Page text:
Solaris 11.2 Compliance Framework
By DarrenMoffat on Apr 29, 2014
During the Solaris 11 launch (November 2011) one of the questions I was asked from the audience was from a retail customer asking for documentation on how to configure Solaris to pass a PCI-DSS audit. At that time we didn't have anything beyond saying that Solaris was secure by default and it was no longer necessary to run the Solaris Security Toolkit to get there. Since then we have produced a PCI-DSS white paper with Coalfire (a PCI-DSS QSA) and we have invested a significant amount of work in building a new Compliance Framework and making compliance a "lifestyle" feature in Solaris core development.
We delievered OpenSCAP in Solaris 11.1 since SCAP is the foundation language of how we will provide compliance reporting. So I'm please to be able to finally talk about the first really signficant part of the Solaris compliance infrastruture which is part of Solaris 11.2.
Starting with Solaris 11.2 we have a new command compliance(1M) for running system assements against security/compliance benchmarks and for generating html reports from those. For now this only works on a single host but the team hard at work adding multi-node support (using the Solaris RAD infrastructure) for a future release.
The much more signficant part of what the compliance team has been working on is "content". A framework without any content is just a new "box of bits, lots of assembly required" and that doesn't meet the needs of busy Solaris administrators. So starting with Solaris 11.2 we are delivering our interpretation of important security/compliance standards such as PCI-DSS. We have also provided two Oracle authored policies: 'Solaris Baseline' and 'Solaris Recommended', a freshly installed system should be getting all passes on the Baseline benchmark. The checks in the Recommended benchmark are those that are a little more controversial and/or take longer to run.
Lets dive in and generate an assesment and report from one of the Solaris 11.2 compliance benchmarks we provide:
# pkg install security/compliance # compliance assess # compliance report
That will give us an html report that we can then view. Since we didn't give any compliance benchmark name it defaults to 'Solaris Baseline', so now lets install and run the PCI-DSS benchmark. The 'security/compliance' package has a group dependency for 'security/compliance/benchmark/pci-dss' so it will be installed already but if you don't want it you can remove that benchmark and keep the others and the infrastructure.
# compliance assess -b pci-dss Assessment will be named 'pci-dss.Solaris_PCI-DSS.2014-04-14,16:39' # compliance report -a pci-dss.Solaris_PCI-DSS.2014-04-14,16:39
If we want the report to only show those tests that failed we can do that like this:
# compliance report -s fail -a pci-dss.Solaris_PCI-DSS.2014-04-14,16:39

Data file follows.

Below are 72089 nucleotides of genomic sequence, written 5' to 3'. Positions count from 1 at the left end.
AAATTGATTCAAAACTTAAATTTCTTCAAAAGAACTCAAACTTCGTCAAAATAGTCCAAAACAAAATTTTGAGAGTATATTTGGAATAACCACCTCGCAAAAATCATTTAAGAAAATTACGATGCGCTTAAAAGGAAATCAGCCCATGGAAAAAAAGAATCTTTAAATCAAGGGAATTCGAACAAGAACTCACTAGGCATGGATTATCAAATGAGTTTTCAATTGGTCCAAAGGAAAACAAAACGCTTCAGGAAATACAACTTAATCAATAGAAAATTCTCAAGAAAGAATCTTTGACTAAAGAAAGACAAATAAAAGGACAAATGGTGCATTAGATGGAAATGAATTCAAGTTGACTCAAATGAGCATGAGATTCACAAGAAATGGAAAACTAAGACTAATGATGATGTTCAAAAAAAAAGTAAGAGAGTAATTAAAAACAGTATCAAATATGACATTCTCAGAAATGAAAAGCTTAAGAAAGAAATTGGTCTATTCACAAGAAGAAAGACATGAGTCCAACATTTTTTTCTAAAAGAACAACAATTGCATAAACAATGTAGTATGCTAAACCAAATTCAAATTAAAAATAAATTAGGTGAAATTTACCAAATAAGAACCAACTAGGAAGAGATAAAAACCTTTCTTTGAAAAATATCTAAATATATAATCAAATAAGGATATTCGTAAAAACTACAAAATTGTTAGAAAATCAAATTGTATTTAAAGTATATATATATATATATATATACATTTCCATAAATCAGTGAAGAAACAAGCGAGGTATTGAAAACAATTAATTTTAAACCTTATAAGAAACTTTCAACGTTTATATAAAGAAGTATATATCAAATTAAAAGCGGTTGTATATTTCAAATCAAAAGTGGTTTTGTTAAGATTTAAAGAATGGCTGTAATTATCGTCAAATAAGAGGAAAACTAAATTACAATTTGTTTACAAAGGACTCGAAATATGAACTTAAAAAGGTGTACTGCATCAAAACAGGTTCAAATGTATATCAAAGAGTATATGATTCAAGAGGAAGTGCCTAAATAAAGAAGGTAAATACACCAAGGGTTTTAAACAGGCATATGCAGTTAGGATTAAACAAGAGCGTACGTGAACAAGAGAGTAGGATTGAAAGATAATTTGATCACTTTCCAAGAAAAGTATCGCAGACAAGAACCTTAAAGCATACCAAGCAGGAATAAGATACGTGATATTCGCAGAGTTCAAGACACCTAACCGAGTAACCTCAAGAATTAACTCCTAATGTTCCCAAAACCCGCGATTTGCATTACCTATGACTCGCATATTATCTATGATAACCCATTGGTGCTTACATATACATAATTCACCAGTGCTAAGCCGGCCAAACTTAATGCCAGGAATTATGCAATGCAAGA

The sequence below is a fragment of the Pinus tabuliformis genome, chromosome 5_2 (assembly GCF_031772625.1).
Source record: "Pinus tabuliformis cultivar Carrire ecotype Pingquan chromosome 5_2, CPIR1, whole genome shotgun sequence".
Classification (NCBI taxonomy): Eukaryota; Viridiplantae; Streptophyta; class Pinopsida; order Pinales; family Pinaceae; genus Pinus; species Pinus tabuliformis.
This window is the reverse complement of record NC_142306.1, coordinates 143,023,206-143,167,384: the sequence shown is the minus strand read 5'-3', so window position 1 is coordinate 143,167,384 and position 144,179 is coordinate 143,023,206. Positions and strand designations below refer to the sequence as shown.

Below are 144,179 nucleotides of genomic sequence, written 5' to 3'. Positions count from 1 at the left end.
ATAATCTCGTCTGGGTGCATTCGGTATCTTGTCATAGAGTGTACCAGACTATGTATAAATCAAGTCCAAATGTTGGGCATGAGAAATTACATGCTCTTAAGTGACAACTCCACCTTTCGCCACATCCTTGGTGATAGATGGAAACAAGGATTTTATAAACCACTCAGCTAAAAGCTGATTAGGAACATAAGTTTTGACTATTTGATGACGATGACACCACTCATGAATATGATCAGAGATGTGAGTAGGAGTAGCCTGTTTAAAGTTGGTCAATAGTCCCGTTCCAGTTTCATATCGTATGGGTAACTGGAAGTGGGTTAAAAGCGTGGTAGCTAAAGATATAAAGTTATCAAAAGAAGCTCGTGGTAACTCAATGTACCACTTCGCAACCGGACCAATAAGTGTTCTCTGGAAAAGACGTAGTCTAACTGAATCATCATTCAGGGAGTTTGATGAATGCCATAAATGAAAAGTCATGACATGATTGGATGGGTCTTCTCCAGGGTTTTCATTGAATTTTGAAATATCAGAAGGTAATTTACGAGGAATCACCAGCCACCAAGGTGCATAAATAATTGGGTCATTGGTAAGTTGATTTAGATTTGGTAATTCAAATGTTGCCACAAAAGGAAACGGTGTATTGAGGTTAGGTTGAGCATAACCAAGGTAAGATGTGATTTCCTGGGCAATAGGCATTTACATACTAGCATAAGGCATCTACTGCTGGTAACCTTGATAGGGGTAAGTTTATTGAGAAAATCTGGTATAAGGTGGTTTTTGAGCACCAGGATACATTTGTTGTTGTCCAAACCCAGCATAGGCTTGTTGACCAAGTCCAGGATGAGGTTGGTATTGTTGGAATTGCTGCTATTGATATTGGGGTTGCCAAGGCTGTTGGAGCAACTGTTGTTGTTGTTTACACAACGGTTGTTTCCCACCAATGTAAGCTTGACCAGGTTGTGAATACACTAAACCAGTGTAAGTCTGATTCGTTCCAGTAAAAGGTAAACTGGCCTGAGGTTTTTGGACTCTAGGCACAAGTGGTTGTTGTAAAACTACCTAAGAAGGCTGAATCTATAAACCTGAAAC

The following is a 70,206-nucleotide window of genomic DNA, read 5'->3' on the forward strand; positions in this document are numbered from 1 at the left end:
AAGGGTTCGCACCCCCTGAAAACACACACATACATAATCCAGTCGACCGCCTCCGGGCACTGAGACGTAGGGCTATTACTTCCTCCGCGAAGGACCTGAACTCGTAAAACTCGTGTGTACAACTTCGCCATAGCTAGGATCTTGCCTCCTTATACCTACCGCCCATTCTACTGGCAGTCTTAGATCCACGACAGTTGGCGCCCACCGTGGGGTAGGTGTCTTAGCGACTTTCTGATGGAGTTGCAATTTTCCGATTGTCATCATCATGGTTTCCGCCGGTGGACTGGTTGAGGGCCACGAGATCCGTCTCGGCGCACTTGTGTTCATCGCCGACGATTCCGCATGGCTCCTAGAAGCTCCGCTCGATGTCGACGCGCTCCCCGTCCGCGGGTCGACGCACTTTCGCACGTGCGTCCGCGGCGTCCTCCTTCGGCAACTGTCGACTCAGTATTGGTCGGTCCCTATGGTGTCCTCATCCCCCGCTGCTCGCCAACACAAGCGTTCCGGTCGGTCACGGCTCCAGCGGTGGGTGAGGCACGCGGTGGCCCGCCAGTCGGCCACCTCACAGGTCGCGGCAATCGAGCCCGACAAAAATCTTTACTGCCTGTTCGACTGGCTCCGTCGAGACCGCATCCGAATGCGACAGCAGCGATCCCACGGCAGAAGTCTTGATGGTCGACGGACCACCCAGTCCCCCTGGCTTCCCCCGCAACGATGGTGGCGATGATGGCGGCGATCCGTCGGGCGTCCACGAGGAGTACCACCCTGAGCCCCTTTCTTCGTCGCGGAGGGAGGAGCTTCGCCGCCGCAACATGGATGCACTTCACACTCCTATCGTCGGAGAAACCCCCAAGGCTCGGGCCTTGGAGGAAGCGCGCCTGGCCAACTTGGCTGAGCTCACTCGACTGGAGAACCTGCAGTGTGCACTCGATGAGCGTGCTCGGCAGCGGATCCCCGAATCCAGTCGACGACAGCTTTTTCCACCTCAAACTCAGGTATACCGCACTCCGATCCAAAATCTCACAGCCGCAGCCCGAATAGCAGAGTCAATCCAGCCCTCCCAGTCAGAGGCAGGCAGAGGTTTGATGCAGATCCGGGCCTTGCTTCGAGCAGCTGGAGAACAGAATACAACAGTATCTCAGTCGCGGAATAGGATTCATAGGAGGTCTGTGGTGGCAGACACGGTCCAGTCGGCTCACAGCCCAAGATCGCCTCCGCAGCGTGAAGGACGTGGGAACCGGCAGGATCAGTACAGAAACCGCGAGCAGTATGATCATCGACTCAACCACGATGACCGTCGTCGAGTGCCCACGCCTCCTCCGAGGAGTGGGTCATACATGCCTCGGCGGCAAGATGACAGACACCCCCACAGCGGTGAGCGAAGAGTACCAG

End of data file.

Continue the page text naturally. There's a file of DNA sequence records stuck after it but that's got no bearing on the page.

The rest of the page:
We understand that many of your Solaris systems won't match up exactly to the benchmarks we have provided and as a result we have delivered the content in a way that you can customise it. Over time the ability to build custom benchmarks from the checks we provide will be come part of the compliance(1M) command but for now you can enable/disable checks by editing a copy of the XML files. Yes I know many of you don't like XML but this time it isn't too scary for just this part, crafting a whole check from scratch is hard though but that is the SCAP/XCCDF/OVAL language for you!.
So for now here is the harder than it should be way to customise one of the delivered benchmarks, using the PCI-DSS benchmark as an example:
# cd /usr/lib/compliance/benchmarks # mkdir example # cd example # cp ../pci-dss/pci-dss-xccdf.xml example-xccdf.xml # ln -s ../../tests # ln -s example-xccdf.xml xccdf.xml
# vi example-xccdf.xml
In your editor you are looking for lines that look like this to enable or disable a given test:
<select idref="Test_1.2" selected="true" />
You probably also want to update these lines to indicate that it is your benchmark rather than the original we delivered.
<title>Payment Card Industry Data Security Standard</title>
Once you have made the changes you want exit from your editor and run 'compliance list' and you should see your example benchmark listed, you can run run assesments and generate reports from that one just as above. It is important you do this by making a copy of the xccdf.xml file otherwise the 'pkg verify' test is always going to fail and more importantly your changes would be lost on package update.
Note that we have plans to re-number these tests and provide a peristent unique identifier and namespace for each of the tests we deliver, it just didn't make the cut off for Solaris 11.2 release. So for now note that the test numbering will very likely change in a future release.
I would really value feedback on the framework itself and probably even more importantly the actual compliance checks that our Solaris Baseline, Solaris Recommended, and PCI-DSS security benchmarks include.